ShahidulNews

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We Would Have Had So Much Fun Shooting Them Down

Paris, Charles De Gaulle airport, 13th October 2001.

The documents were impressive. I had an official letter from Le
Directeur des Rencontres, Ministere de la Culture of Mali certifying
that a visa was awaiting me in Bamako, a certificate of accreditation
and an invitation letter from Olivier Poivre d'Arvor, a well-known
personality in France and the director of AFAA/French Ministry of
Foreign Affairs. Still, I left well in time, knowing there might be
problems. I was to do a report for the Prince Claus Foundation in the
Netherlands and was on my way to attend the Fourth African
Photography Encounter in Bamako. I also had my yellow fever
certificate.

None of what happened at the airport seemed sinister, until you
realised what it was leading to. The immigration in Hall B in
Terminal 2 at Charles de Gaulle is BEFORE the check-in desk. The
questions started well before then. Where was I going, what did I
have with me, why was I going. We went over and over the same things.
Lengthy manoeuvres that kept slowing me down. Still, there was almost
an hour to go to departure time when I reached the check in desk, and
immigration had already been done. I had a confirmed ticket, so I
wasn't worried. There were plenty of passengers at the check in desk,
but when it came to me, the officer calmly said, "Sorry sir, the
flight was closed at 10 o' clock." No degree of persuasion, or my
insistence that I had arrived at the designated place in the airport
well in time and that the delay was due to airport officials, seemed
to matter. The fact that immigration, security and airlines check-in
desks operate independently, made it easier for the check-in desk to
deny responsibility. I had one of these cheap tickets, non-
refundable, non-endorsable, so I was stuck. Eventually, when I
pointed out to the individuals who had delayed me, they did offer me
an alternative booking for the outgoing flight. I could leave on a
date FOLLOWING my date of return. No doubt they found it funny. I
offered to pay to get onto another flight, but that too couldn't
apparently be done. By then I had worked out what was going on, and
asked them to book me on the date they suggested, AFTER my due date
of return. This they did. I could see people were still checking-in,
and knew, if I could get through the blockade, I would get on the
flight.

So I took a flight out to the nearest airport from which I could get
a connecting flight. The idea being, that if I went through the check-
in procedure elsewhere, where such barricades might not be present,
they would no longer have grounds for refusing to let me fly. I left
early in the morning from my hotel in Strasbourg, taking the tram and
the bus through the fog at night to be the first person to arrive at
the check-in desk. The woman at the desk at this small airport was
extremely helpful. When I said I wanted to go to Bamako with a
connecting flight, she immediately took my ticket and issued me a
luggage tag to Bamako. Then of course she discovered I was not booked
on the flight. She made a tentative booking, issued me a `boarding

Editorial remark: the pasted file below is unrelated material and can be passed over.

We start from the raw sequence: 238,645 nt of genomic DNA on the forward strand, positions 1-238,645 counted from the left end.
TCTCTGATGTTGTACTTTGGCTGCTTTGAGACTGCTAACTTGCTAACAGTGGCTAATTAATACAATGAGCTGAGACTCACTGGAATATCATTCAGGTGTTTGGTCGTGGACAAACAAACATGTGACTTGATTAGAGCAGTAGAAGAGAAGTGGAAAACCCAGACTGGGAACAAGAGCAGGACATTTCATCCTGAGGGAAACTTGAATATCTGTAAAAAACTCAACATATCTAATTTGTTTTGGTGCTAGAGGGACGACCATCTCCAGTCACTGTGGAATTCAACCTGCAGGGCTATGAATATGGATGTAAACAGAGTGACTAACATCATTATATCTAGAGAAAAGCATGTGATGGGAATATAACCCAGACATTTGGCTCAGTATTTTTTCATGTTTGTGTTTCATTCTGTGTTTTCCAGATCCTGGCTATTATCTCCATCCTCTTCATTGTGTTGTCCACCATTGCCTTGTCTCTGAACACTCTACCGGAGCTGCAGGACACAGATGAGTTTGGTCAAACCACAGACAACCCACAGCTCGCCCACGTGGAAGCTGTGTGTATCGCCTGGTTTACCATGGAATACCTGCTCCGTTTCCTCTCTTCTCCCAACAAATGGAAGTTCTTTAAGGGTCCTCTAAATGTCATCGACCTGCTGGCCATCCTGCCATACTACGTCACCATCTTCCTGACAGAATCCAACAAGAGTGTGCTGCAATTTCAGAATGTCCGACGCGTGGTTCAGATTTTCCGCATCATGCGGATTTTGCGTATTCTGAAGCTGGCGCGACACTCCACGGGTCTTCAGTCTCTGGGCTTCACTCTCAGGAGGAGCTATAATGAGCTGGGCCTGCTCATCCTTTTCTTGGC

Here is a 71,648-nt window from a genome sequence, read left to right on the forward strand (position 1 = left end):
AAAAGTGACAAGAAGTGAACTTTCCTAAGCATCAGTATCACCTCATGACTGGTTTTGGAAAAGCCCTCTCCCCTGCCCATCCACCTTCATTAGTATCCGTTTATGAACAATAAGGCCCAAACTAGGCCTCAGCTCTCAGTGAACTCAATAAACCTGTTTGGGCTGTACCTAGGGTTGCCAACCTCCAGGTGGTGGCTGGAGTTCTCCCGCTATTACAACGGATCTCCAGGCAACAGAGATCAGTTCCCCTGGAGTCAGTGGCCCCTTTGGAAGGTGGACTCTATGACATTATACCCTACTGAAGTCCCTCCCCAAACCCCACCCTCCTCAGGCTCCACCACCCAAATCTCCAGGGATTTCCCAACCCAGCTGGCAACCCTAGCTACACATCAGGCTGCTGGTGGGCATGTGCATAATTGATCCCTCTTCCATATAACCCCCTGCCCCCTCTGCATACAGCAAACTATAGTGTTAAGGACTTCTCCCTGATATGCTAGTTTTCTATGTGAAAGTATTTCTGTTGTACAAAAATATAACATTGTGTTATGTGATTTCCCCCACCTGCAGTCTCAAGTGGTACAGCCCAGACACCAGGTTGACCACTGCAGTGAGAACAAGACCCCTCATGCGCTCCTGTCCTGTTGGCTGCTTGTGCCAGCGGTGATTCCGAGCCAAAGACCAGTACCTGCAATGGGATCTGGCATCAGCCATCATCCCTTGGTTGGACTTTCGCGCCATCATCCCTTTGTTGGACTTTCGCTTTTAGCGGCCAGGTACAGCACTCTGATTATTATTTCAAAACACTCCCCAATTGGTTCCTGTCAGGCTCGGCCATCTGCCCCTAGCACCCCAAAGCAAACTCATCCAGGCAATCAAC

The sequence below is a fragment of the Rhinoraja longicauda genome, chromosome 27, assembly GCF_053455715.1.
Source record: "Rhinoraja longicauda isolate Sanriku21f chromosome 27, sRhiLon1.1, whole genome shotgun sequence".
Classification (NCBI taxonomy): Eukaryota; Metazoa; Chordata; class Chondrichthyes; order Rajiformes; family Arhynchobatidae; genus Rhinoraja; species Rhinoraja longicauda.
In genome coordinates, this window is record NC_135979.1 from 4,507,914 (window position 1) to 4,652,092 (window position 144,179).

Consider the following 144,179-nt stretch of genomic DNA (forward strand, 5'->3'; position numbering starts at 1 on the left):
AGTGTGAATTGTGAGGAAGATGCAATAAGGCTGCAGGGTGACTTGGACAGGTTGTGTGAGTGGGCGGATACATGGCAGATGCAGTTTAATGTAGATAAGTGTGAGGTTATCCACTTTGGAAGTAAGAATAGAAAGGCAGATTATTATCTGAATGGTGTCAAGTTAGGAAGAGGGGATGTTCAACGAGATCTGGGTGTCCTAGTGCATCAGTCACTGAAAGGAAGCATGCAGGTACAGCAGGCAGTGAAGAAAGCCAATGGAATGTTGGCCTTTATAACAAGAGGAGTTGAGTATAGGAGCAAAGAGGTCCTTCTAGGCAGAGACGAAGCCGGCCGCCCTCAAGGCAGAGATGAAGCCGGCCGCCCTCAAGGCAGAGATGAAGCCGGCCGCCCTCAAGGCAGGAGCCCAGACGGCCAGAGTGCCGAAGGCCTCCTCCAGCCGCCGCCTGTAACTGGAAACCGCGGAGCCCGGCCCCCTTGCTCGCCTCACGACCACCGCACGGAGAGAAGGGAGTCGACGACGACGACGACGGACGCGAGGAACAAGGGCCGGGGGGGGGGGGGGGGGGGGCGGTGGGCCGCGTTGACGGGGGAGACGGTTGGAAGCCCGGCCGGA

pass' without a seat number, and put in a note in the computer that I
was a passenger bound for Bamako. She even gave my luggage (now
tagged for Paris, in place of Bamako) a priority tag, so I would not
lose time changing planes.

The luggage arrived early as planned. I rushed across to terminal B,
arriving well in time to lay a claim to a seat. People were still
checking in. When I approached the officer in charge, she whipped the
temporary boarding pass from my hand, tore it to bits, and with a
dramatic gesture, let the flimsy flight coupon fall to my hand. "The
are no seats" was the terse reply.

This vulgar demonstration of power, reminded me of the article I had
been reading on the 13th, the day I was first refused onto the plane,
in the  Wall Street Journal Europe (October 12-13, 2001, Brussels,
page 3). [Lt. Ken, a 28 year old pilot from Washington state was
munching on Twizzlers candy at the controls of his jet when the 57-
millimeter artillery rounds started exploding below. "I've been
peppered before, hunting pheasant, but it doesn't really compare." He
said in Vinson's ready room.  Vinson's air wing is trying to put all
its pilots through combat flights – learning the tricks "before the
other guys get smart," as Capt. Wright puts it.

Capt. Wright saw two MIGs parked at the end of the runway. He fired a
laser-guided bomb at one; the pilot of another F-14 nearby hit the
second. "When they blew, they blew big – you could see they were full
of fuel and ammunition." But infrared images indicated that the MIG
engines were cold, which means that the jets weren't about to take
off – much to Capt. Wright's annoyance. "We would have had so much
fun shooting them down" he said. As Capt. Wright flew back to the
ship, chewing on a peanut-butter sandwich and sharing his post-battle
emotions with the flight officer sitting behind, they suddenly had to
dispense death to a different enemy: a cockroach had crawled up the
airman's legs. "We got a little bit of hilarity on that," he said.]

John Wayne might have died, but these Texan-led soldiers could well
have been riding into the prairie to `cut em off at the pass'. Five
hundred years later, they continue to find new `Indians' to `dispense
death to'.

As for the luxuriant growth of hair on my face. I've decided to let
it grow longer.
 
Shahidul Alam
Tue Oct 16, 2001

October 16, 2001 Posted by | Uncategorized | Leave a comment

   

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